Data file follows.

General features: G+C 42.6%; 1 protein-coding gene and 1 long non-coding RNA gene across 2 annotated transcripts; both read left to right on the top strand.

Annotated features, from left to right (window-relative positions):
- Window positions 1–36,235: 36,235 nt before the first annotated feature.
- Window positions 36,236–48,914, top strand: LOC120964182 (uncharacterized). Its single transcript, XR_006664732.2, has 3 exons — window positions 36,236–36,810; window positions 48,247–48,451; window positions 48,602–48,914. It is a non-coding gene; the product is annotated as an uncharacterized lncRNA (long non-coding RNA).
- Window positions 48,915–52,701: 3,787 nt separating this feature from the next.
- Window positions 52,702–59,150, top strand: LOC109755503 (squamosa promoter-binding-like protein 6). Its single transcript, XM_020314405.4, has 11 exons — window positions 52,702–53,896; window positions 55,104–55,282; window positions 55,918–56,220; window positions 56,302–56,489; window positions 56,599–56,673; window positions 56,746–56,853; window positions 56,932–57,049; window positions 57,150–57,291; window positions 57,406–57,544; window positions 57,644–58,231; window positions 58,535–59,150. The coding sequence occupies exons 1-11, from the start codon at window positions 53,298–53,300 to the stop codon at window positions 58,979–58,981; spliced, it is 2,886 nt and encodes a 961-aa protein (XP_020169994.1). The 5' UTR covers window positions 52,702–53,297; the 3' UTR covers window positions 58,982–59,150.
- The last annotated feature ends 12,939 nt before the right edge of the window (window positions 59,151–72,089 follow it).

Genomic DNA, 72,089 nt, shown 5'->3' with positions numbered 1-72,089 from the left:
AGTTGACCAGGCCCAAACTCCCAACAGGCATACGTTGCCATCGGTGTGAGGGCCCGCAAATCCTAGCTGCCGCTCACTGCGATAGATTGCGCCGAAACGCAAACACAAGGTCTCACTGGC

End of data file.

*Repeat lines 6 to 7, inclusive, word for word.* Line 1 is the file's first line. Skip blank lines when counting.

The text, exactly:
- Window positions 52,702–59,150, top strand: LOC109755503 (squamosa promoter-binding-like protein 6). Its single transcript, XM_020314405.4, has 11 exons — window positions 52,702–53,896; window positions 55,104–55,282; window positions 55,918–56,220; window positions 56,302–56,489; window positions 56,599–56,673; window positions 56,746–56,853; window positions 56,932–57,049; window positions 57,150–57,291; window positions 57,406–57,544; window positions 57,644–58,231; window positions 58,535–59,150. The coding sequence occupies exons 1-11, from the start codon at window positions 53,298–53,300 to the stop codon at window positions 58,979–58,981; spliced, it is 2,886 nt and encodes a 961-aa protein (XP_020169994.1). The 5' UTR covers window positions 52,702–53,297; the 3' UTR covers window positions 58,982–59,150.
- The last annotated feature ends 12,939 nt before the right edge of the window (window positions 59,151–72,089 follow it).